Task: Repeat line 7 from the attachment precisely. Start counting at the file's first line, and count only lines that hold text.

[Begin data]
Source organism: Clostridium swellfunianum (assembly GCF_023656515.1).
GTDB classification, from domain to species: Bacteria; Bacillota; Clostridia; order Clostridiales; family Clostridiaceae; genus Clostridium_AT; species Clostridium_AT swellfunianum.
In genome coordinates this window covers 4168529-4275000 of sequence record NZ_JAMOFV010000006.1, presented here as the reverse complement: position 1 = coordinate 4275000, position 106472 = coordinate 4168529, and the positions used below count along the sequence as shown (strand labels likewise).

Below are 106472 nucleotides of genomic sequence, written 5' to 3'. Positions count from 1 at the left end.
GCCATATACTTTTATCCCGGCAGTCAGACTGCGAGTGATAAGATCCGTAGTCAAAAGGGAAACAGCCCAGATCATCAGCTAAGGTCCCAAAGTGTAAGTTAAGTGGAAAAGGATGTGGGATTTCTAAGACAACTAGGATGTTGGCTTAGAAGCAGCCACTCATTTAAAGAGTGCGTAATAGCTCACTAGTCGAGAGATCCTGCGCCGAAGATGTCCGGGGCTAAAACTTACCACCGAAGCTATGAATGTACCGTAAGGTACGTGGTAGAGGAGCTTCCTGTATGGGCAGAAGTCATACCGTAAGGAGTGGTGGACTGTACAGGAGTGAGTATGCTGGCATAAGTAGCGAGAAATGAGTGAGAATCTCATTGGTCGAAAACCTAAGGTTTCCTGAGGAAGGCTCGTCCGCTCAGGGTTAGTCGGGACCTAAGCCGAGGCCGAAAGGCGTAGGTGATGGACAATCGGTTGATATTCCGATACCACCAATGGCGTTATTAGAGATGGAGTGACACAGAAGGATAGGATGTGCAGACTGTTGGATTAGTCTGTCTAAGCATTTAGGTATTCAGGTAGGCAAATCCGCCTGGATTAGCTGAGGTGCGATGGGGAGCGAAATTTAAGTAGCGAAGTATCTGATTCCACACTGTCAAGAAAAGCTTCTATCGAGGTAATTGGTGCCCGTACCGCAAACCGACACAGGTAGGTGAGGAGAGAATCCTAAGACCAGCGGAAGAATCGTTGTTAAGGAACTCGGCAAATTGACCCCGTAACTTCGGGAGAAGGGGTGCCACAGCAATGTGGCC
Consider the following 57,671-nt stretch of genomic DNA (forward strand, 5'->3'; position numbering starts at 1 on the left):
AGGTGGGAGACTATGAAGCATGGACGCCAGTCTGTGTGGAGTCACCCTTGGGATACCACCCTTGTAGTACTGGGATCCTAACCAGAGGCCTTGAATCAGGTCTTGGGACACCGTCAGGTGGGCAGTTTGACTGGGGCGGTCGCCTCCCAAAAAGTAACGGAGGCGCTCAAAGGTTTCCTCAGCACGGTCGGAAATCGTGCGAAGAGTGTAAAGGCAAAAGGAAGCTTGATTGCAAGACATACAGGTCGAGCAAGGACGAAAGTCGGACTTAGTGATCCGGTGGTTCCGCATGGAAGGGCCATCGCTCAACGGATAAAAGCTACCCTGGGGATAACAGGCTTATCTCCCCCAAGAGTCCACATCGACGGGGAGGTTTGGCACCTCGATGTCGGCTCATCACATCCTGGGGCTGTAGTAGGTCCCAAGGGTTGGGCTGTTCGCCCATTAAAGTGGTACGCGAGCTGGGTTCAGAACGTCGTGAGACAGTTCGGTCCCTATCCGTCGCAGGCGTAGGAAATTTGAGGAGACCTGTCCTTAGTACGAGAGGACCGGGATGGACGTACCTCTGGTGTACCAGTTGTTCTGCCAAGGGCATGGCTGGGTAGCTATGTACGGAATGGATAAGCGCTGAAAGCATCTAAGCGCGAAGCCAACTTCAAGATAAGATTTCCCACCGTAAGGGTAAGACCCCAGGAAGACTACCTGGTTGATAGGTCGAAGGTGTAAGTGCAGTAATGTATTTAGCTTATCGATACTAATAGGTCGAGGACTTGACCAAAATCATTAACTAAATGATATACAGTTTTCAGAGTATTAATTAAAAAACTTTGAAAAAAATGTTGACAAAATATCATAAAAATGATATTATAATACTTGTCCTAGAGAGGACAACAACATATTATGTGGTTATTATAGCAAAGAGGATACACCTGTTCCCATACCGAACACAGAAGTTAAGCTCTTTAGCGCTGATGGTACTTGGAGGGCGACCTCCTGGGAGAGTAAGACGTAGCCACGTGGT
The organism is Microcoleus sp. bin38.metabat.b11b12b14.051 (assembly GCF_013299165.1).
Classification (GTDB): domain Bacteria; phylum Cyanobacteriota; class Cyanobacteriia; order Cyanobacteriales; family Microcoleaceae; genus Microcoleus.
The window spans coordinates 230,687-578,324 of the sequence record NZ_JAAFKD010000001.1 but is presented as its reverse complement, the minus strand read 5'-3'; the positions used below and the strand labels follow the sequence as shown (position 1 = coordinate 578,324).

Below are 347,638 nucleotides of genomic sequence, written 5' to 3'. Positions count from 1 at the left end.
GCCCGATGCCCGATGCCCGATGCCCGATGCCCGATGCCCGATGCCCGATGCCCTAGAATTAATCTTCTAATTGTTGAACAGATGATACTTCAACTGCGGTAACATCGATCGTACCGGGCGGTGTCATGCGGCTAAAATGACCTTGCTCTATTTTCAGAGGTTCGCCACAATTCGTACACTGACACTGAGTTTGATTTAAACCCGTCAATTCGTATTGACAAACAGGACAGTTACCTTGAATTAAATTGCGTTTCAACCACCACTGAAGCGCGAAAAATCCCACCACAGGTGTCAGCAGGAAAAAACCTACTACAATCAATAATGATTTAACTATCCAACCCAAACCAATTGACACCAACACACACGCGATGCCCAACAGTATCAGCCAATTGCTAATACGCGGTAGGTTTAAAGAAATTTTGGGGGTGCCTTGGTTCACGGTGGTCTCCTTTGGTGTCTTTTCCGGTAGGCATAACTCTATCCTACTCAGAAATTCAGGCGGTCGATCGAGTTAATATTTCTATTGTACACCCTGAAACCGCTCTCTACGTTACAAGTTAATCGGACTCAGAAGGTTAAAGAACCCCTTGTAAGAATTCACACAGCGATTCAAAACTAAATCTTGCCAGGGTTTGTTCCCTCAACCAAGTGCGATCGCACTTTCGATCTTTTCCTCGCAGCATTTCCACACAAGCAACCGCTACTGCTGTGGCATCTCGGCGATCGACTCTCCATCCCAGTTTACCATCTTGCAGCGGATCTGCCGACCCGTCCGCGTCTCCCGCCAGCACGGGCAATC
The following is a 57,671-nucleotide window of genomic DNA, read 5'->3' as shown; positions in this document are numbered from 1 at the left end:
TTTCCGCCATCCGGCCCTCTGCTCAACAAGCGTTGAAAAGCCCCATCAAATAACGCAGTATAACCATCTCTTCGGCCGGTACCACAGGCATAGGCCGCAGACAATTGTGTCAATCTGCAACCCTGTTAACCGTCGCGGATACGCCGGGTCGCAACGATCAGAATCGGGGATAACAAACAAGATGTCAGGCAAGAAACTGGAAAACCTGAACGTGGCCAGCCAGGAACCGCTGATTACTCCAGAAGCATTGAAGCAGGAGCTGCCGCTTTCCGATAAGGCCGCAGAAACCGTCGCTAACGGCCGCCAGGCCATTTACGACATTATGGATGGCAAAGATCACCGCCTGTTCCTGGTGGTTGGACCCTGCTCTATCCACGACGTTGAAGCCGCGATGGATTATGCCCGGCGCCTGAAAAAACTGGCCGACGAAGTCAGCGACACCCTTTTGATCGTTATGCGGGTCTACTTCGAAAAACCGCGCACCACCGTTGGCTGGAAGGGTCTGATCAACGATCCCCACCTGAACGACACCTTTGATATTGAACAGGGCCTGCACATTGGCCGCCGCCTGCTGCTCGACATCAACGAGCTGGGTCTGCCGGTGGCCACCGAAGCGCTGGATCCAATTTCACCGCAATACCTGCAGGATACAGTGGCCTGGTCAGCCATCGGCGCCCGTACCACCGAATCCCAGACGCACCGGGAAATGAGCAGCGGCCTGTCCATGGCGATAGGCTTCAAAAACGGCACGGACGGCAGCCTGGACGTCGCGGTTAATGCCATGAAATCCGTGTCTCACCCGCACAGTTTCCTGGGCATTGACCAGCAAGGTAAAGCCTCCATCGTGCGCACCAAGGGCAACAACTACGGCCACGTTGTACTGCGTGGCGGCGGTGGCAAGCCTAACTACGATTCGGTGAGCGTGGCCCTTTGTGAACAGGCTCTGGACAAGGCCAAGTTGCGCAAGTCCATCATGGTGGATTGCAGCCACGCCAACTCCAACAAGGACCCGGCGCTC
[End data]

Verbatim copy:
AGGTGGGAGACTATGAAGCATGGACGCCAGTCTGTGTGGAGTCACCCTTGGGATACCACCCTTGTAGTACTGGGATCCTAACCAGAGGCCTTGAATCAGGTCTTGGGACACCGTCAGGTGGGCAGTTTGACTGGGGCGGTCGCCTCCCAAAAAGTAACGGAGGCGCTCAAAGGTTTCCTCAGCACGGTCGGAAATCGTGCGAAGAGTGTAAAGGCAAAAGGAAGCTTGATTGCAAGACATACAGGTCGAGCAAGGACGAAAGTCGGACTTAGTGATCCGGTGGTTCCGCATGGAAGGGCCATCGCTCAACGGATAAAAGCTACCCTGGGGATAACAGGCTTATCTCCCCCAAGAGTCCACATCGACGGGGAGGTTTGGCACCTCGATGTCGGCTCATCACATCCTGGGGCTGTAGTAGGTCCCAAGGGTTGGGCTGTTCGCCCATTAAAGTGGTACGCGAGCTGGGTTCAGAACGTCGTGAGACAGTTCGGTCCCTATCCGTCGCAGGCGTAGGAAATTTGAGGAGACCTGTCCTTAGTACGAGAGGACCGGGATGGACGTACCTCTGGTGTACCAGTTGTTCTGCCAAGGGCATGGCTGGGTAGCTATGTACGGAATGGATAAGCGCTGAAAGCATCTAAGCGCGAAGCCAACTTCAAGATAAGATTTCCCACCGTAAGGGTAAGACCCCAGGAAGACTACCTGGTTGATAGGTCGAAGGTGTAAGTGCAGTAATGTATTTAGCTTATCGATACTAATAGGTCGAGGACTTGACCAAAATCATTAACTAAATGATATACAGTTTTCAGAGTATTAATTAAAAAACTTTGAAAAAAATGTTGACAAAATATCATAAAAATGATATTATAATACTTGTCCTAGAGAGGACAACAACATATTATGTGGTTATTATAGCAAAGAGGATACACCTGTTCCCATACCGAACACAGAAGTTAAGCTCTTTAGCGCTGATGGTACTTGGAGGGCGACCTCCTGGGAGAGTAAGACGTAGCCACGTGGT